Eric, Your next problem is that there was never a Christian that did not arrive at your scenario (assurance of heaven) without first facing the terrible reality that they are absolutely damnable in and of themselves. That is precisely the truth trying to be avoided by the “wishful thinking” of Atheism.
Doug, for the sake of argument, let us suppose that consciousness is merely “brain fizz”. In fact, let’s go a step further and suppose that consciousness is an illusion, and that everything I believe to be reality is in fact a figment of my imagination. Let us assume that, even though it’s a complete parody and caricature of what most cognitive biologists actually believe (not that far removed, conceptually, from the mirror image caricature of all Christians being neo-Nazi wannabes with room-temperature IQs). Now, assuming all of that to be true, for the brief moment in time that my brain… Read more »
Ian, I would be much more persuaded by your argument if not for the fact that most Christians (especially of the Calvinist branch of Christianity) also believe that they dodged the bullet by being one of the elect. If you could find someone who believed in Christianity, but oh, darn it, I’m not one of the elect so I’m going to spend eternity in hell and there’s nothing I can do about it, then that would be a far more persuasive argument for Christians being willing to believe unpalatable things (at least that one). But I’ve never met a Calvinist… Read more »
Eric, I think Doug is saying that your consciousness CAN be trusted to give you good information about the world. He’s pointing out the inconsistency between materialistic determinism (i.e. the laws of physics unalterably governing everything, even the atomic motion that makes up thoughts) and the idea that thoughts are meaningful. If you had no choice but to think what you think, because of physics, there’s no real free will, no value to your thoughts. People argue this way: “You just think that because you’re white.” They see that if the person’s thought or speech was determined without free will,… Read more »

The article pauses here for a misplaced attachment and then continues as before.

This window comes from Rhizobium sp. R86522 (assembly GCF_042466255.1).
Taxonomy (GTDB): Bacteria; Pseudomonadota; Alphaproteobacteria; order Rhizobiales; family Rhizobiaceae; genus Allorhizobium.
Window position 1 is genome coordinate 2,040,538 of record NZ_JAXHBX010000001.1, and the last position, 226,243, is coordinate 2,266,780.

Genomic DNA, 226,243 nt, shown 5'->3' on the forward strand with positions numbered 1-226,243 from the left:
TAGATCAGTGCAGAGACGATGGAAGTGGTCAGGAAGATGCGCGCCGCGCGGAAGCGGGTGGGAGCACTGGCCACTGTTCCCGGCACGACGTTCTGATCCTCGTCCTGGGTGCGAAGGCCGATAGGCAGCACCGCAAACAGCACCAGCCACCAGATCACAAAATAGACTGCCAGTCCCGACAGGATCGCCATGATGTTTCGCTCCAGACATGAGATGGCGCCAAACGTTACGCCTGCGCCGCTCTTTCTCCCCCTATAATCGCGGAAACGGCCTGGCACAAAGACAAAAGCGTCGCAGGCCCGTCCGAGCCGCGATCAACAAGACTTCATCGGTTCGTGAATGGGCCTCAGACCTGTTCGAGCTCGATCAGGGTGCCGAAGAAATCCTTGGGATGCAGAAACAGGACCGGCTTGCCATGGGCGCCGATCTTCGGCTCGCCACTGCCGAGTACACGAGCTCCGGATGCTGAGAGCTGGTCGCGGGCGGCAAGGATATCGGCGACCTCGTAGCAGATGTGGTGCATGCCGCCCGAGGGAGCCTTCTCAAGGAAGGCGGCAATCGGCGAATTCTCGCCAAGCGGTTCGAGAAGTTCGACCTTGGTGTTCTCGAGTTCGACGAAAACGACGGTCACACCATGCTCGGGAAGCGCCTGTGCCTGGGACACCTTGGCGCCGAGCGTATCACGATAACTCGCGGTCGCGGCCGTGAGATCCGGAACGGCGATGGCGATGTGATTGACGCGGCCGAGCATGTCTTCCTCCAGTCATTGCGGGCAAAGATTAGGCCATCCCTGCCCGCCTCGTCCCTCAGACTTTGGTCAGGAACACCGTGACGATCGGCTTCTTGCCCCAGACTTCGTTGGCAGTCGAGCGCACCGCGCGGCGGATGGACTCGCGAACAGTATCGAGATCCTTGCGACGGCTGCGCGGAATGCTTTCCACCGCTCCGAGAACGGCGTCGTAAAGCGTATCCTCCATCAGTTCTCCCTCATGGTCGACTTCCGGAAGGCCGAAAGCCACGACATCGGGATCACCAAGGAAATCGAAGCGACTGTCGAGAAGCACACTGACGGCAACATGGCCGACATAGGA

In addition, The Abolition of Man is very short: you can work through the whole thing in a couple of hours. Time well spent.
Eric, I know someone who is not an atheist. He believes there is a God who will judge him to hell. He had an “experience” and spent a period of his life going to church and abstaining from pursuing his carnal desires. He ultimately realized he preferred living his life indulging in the lusts of his flesh. Because his affections were not changed to desire God’s glory after his “experience” he believes he was not chosen by God and therefore will face judgement of hell upon death. There is nothing stomachable about knowing many billions of people will… Read more »
Eric, perhaps we could take a different tack here. Suppose there is an infinitely righteous Being that happens to be your maker. He gives you life and power of conscious moral choice. Like any normal human, you can reason that certain bad behaviors are made more heinous – depending on whom we have wronged. So if, for example, we were to shout insults at a piece of lint, there would probably be no corresponding guilt. If we tried this same tactic on an avowed enemy whose sole intent was to do us wrong, who would blame you then? If we… Read more »
Carson, not all atheists are pure materialists. Atheism per se goes no further than that there aren’t any deities, which tells us little about what actually does exist, and atheists are all over the map on that question. And science has not answered the question — yet — as to what exactly it means to be conscious, and how consciousness works, and even whether it’s a trait that humans share with other organisms. So the fact that my consciousness appears to be working just fine — not that I’d know if it weren’t — doesn’t really answer any questions. However,… Read more »
John, here’s the why: Millions of years of evolution have hard-wired the human brain to desire to live in community, which means that certain behaviors must be suppressed and others encouraged. People want to leave the world a better place for posterity for the same reason they want posterity in the first place: To pass along their genes and to make their genes more likely to survive long enough to continue to pass along their genes. It’s the same principle under which any number of species in the animal world protect their young from predators, often at great physical risk… Read more »